If you want to know the difference between Holland and Netherlands, there is no better place to go then the country’s eastern regions, where charming, wondrous cities provide stern, unique answers to the question while mesmerizing the eye
What really is the difference between Holland and the Netherlands anyway? Well, Holland is a region in the nation of the Netherlands, on its western coast, but through history it became synonymous with the country due to the high popularity of the region. So, all Hollanders are Dutch but not all Dutch are Hollanders. A simple fact that, if you travel to the eastern part of the Netherlands, you should find plenty of charming ways to get reminded.
Out here, away from the northwestern provinces of North and South Holland, the people certainly don’t see themselves as Hollanders.
The houses in all variations of brick are nestled together, often reaching only two stories high, and surrounded by rivers and lakes.
There are noticeably fewer tourists in the area, as many drive straight through to the coast, not realizing that they’re missing out on the beautiful cities of Zutphen, Zwolle and Deventer.
All three, with gorgeous historical old towns, were Hanseatic cities in the Middle Ages, which means that they were more closely connected with German trade cities such as Hamburg and Cologne than Holland.
If you enjoy going out and people-watching, you’ll find excellent opportunities in Deventer, where guests pack the outdoor tables at restaurants throughout the city center. The beating heart of it all is the huge market square with the old city scales, called the Brink. From there, in any direction you walk, you’ll find a nice restaurant.
Among all the old townhouses is also a modern building that’s worth a visit: the award-winning extension of the historical town hall. And for the most beautiful view of the city, head to the Wilhelminabrug, a white, arched bridge that spans across the Ijssel river.
There is a good chance that you might also catch a festival when you’re in Deventer. During Christmas, the Dickens Festival sees hundreds of participants dressed up in costume, with the narrow stairways of the old town standing in for 19th-century London.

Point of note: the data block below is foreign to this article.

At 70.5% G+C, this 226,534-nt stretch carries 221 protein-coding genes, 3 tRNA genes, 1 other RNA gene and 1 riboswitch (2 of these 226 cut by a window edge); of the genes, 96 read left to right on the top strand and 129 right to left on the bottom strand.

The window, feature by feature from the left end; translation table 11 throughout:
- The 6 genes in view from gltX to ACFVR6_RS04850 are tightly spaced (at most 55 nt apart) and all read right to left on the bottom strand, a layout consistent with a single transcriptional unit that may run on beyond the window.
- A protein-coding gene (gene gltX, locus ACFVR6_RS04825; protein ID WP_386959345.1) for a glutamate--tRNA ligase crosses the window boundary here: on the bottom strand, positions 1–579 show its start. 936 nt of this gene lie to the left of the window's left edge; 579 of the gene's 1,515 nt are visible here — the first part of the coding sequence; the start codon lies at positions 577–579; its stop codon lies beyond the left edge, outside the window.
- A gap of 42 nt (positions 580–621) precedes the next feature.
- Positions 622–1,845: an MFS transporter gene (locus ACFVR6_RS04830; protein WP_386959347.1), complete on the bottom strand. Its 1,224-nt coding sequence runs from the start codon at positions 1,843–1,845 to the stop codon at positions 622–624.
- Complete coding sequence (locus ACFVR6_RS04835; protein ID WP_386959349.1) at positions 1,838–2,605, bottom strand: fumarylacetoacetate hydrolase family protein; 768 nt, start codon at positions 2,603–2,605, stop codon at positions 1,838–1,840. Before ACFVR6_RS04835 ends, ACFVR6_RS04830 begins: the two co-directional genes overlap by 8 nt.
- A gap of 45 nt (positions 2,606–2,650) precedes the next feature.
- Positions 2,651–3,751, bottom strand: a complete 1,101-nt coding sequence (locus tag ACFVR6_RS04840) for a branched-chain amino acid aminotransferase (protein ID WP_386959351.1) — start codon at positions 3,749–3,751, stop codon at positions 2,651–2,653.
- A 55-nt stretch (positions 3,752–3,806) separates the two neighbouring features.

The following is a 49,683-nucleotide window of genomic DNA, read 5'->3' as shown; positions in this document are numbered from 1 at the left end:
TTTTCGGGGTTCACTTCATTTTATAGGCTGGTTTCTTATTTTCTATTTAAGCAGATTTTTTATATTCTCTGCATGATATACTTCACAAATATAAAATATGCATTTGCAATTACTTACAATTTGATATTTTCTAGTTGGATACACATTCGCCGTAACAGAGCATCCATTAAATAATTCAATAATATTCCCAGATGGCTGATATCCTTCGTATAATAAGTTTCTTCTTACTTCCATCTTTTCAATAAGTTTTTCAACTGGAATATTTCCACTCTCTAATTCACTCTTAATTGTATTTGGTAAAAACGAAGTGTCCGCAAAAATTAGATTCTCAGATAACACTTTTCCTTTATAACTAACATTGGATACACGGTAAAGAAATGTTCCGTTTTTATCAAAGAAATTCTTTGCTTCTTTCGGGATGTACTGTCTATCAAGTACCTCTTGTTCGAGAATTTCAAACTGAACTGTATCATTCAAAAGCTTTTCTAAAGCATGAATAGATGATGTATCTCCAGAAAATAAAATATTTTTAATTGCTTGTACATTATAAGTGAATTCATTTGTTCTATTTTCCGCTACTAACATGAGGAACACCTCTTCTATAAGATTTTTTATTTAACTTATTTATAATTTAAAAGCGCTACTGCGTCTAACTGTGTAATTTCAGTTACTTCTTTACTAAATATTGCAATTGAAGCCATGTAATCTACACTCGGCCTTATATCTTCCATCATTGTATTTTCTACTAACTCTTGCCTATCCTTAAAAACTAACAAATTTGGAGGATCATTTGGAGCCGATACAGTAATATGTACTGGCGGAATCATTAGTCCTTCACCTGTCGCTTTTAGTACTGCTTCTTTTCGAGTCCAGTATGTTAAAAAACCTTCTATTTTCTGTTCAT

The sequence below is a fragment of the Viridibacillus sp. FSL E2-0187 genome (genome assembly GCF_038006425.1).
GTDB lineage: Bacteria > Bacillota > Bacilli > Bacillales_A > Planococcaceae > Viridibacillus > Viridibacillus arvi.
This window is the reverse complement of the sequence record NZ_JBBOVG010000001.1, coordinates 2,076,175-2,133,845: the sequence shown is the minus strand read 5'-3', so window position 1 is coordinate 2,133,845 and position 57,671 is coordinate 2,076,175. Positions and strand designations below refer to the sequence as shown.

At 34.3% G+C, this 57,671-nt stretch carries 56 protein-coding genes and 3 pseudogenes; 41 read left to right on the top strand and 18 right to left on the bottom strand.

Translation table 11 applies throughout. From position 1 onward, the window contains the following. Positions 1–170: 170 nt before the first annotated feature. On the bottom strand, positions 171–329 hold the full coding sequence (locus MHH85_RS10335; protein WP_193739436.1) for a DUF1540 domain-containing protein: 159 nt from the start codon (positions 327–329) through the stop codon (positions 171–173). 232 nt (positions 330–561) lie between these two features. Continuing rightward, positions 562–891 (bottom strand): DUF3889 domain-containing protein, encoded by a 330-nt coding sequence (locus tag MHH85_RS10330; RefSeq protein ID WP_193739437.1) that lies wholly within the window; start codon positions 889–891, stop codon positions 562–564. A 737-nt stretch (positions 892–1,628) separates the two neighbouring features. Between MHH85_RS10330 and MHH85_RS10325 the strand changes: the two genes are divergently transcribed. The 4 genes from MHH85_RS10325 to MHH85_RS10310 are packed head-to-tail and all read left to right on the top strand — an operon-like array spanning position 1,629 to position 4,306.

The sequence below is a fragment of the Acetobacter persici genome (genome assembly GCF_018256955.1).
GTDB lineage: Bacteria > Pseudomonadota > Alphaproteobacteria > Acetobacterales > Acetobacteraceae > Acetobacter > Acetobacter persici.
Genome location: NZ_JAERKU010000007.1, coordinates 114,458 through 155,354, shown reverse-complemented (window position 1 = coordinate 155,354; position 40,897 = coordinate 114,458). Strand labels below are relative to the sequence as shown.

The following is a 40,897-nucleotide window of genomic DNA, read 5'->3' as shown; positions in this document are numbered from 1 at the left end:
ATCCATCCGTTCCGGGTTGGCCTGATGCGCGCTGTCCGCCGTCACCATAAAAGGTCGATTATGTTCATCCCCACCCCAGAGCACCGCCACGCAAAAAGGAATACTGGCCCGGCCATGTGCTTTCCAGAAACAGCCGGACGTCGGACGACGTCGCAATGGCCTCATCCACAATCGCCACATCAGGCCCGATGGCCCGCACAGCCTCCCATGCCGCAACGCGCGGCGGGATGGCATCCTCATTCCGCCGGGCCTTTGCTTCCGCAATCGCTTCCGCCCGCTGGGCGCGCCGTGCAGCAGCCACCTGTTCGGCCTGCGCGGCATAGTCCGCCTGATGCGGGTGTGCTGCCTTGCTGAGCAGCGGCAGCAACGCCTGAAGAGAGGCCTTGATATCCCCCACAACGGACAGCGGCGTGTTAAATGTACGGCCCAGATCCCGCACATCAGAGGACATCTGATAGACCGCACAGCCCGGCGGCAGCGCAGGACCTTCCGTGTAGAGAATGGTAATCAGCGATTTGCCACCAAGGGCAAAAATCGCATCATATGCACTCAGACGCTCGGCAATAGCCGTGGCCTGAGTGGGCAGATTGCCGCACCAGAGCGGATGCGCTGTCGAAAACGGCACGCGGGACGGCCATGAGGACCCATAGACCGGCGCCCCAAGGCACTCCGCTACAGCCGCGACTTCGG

In the summer, the Deventer Op Stelten (Deventer on Stilts) festival attracts roughly 150 international theater companies to the city.
The shops in Zutphen, a little south of Deventer, offer more than your run-of-the-mill goods, with everything from wooden toys, organic cheese or clothes made of hemp, bamboo or soy available for sale.
As Mark Schuitemaker of the local tourism office explains, Zutphen is ”characterized by a large following of the anthroposophist Rudolf Steiner,” whose philosophy underpins the Waldorf school model.
The 800-year-old weekly market, on Thursdays, should not be missed. But on the other days of the week, a visit to the Noten & Zo nut shop, coffee shop Van Rossum’s Koffie, concept store ByNord or the long-established candy maker Janson is a more than fine substitute.
The Broedernklooster, a former dormitory for monks and one of the oldest buildings in the city, has been converted into a destination spot, housing a hotel with 15 rooms, a bar and a restaurant.
The largest city of the three on this list, with 130,000 residents, could be described as the city of converted churches. You can eat sushi at the Bethlehem Church, go to an art exhibit at St. Michael’s Church or look for books and have a coffee at the Dominican church.
Another draw for Zwolle is more gruesome: The preserved body of Hermen, a man who lived between 1316 and 1440, was found in the city in 2010. He was in his early 20s when he was bound and left for dead, with his skull smashed in. A wax figure of the reconstructed man can be visited at a bookshop, peacefully resting in a large black box.
All is well and good, Holland is a region, the Netherlands is a country. And the Netherlands has numerous beautiful wonders apart from the Holland region.
But, finally, what about the Dutch? Where did that come from, you might ask.
The term, which comes from the Old English word thiod or theod meaning “people” or “nation,” was used to refer to all Germanic people, including those from the Netherlands and from Germany. Hence why Germany is called “Deutschland” in the German language. In time Germany became, well, Germany. However, the name “Dutch” stuck to the Netherlands.